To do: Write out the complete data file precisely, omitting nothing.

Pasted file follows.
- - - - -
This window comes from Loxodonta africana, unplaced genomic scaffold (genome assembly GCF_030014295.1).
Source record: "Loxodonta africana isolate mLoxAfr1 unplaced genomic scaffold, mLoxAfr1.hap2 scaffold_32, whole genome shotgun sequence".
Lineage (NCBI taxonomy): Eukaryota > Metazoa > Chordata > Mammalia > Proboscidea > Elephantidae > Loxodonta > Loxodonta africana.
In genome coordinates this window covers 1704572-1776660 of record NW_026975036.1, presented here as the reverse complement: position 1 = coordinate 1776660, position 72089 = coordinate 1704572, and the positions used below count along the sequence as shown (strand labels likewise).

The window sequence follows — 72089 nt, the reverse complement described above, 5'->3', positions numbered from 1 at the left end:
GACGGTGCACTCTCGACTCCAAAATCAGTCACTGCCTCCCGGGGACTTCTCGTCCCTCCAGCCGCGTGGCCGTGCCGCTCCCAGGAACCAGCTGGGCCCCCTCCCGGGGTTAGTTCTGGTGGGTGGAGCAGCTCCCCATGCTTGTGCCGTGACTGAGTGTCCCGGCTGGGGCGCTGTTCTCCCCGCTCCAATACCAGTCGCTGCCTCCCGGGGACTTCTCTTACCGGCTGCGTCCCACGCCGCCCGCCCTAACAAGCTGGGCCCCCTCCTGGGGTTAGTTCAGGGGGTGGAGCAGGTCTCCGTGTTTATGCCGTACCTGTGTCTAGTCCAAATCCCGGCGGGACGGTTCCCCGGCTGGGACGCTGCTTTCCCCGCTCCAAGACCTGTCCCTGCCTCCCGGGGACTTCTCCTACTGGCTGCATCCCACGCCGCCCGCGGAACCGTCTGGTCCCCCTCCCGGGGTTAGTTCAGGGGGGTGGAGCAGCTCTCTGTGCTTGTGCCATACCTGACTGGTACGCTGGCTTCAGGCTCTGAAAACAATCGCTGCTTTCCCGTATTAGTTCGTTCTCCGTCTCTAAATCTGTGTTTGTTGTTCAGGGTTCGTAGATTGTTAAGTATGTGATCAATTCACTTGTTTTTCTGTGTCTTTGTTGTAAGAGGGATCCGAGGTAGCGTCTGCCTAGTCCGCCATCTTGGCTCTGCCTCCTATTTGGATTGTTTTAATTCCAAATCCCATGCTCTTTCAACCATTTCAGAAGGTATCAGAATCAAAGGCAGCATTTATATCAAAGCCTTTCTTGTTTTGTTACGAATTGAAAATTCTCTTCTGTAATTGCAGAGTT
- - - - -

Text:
This window comes from Loxodonta africana, unplaced genomic scaffold (genome assembly GCF_030014295.1).
Source record: "Loxodonta africana isolate mLoxAfr1 unplaced genomic scaffold, mLoxAfr1.hap2 scaffold_32, whole genome shotgun sequence".
Lineage (NCBI taxonomy): Eukaryota > Metazoa > Chordata > Mammalia > Proboscidea > Elephantidae > Loxodonta > Loxodonta africana.
In genome coordinates this window covers 1704572-1776660 of record NW_026975036.1, presented here as the reverse complement: position 1 = coordinate 1776660, position 72089 = coordinate 1704572, and the positions used below count along the sequence as shown (strand labels likewise).

The window sequence follows — 72089 nt, the reverse complement described above, 5'->3', positions numbered from 1 at the left end:
GACGGTGCACTCTCGACTCCAAAATCAGTCACTGCCTCCCGGGGACTTCTCGTCCCTCCAGCCGCGTGGCCGTGCCGCTCCCAGGAACCAGCTGGGCCCCCTCCCGGGGTTAGTTCTGGTGGGTGGAGCAGCTCCCCATGCTTGTGCCGTGACTGAGTGTCCCGGCTGGGGCGCTGTTCTCCCCGCTCCAATACCAGTCGCTGCCTCCCGGGGACTTCTCTTACCGGCTGCGTCCCACGCCGCCCGCCCTAACAAGCTGGGCCCCCTCCTGGGGTTAGTTCAGGGGGTGGAGCAGGTCTCCGTGTTTATGCCGTACCTGTGTCTAGTCCAAATCCCGGCGGGACGGTTCCCCGGCTGGGACGCTGCTTTCCCCGCTCCAAGACCTGTCCCTGCCTCCCGGGGACTTCTCCTACTGGCTGCATCCCACGCCGCCCGCGGAACCGTCTGGTCCCCCTCCCGGGGTTAGTTCAGGGGGGTGGAGCAGCTCTCTGTGCTTGTGCCATACCTGACTGGTACGCTGGCTTCAGGCTCTGAAAACAATCGCTGCTTTCCCGTATTAGTTCGTTCTCCGTCTCTAAATCTGTGTTTGTTGTTCAGGGTTCGTAGATTGTTAAGTATGTGATCAATTCACTTGTTTTTCTGTGTCTTTGTTGTAAGAGGGATCCGAGGTAGCGTCTGCCTAGTCCGCCATCTTGGCTCTGCCTCCTATTTGGATTGTTTTAATTCCAAATCCCATGCTCTTTCAACCATTTCAGAAGGTATCAGAATCAAAGGCAGCATTTATATCAAAGCCTTTCTTGTTTTGTTACGAATTGAAAATTCTCTTCTGTAATTGCAGAGTT